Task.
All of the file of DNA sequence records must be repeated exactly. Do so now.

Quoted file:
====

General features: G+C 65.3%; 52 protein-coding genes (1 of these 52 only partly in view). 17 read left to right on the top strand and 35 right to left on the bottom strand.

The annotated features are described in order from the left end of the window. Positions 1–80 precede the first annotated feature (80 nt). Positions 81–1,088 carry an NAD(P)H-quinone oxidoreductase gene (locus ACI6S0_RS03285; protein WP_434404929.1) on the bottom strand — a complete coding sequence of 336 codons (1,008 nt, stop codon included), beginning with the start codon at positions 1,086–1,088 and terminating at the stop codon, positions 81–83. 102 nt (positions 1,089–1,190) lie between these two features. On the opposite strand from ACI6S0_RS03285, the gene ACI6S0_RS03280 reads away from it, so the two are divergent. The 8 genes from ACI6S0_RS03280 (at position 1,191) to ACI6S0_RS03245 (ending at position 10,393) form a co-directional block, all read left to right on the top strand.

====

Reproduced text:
General features: G+C 65.3%; 52 protein-coding genes (1 of these 52 only partly in view). 17 read left to right on the top strand and 35 right to left on the bottom strand.

The annotated features are described in order from the left end of the window. Positions 1–80 precede the first annotated feature (80 nt). Positions 81–1,088 carry an NAD(P)H-quinone oxidoreductase gene (locus ACI6S0_RS03285; protein WP_434404929.1) on the bottom strand — a complete coding sequence of 336 codons (1,008 nt, stop codon included), beginning with the start codon at positions 1,086–1,088 and terminating at the stop codon, positions 81–83. 102 nt (positions 1,089–1,190) lie between these two features. On the opposite strand from ACI6S0_RS03285, the gene ACI6S0_RS03280 reads away from it, so the two are divergent. The 8 genes from ACI6S0_RS03280 (at position 1,191) to ACI6S0_RS03245 (ending at position 10,393) form a co-directional block, all read left to right on the top strand.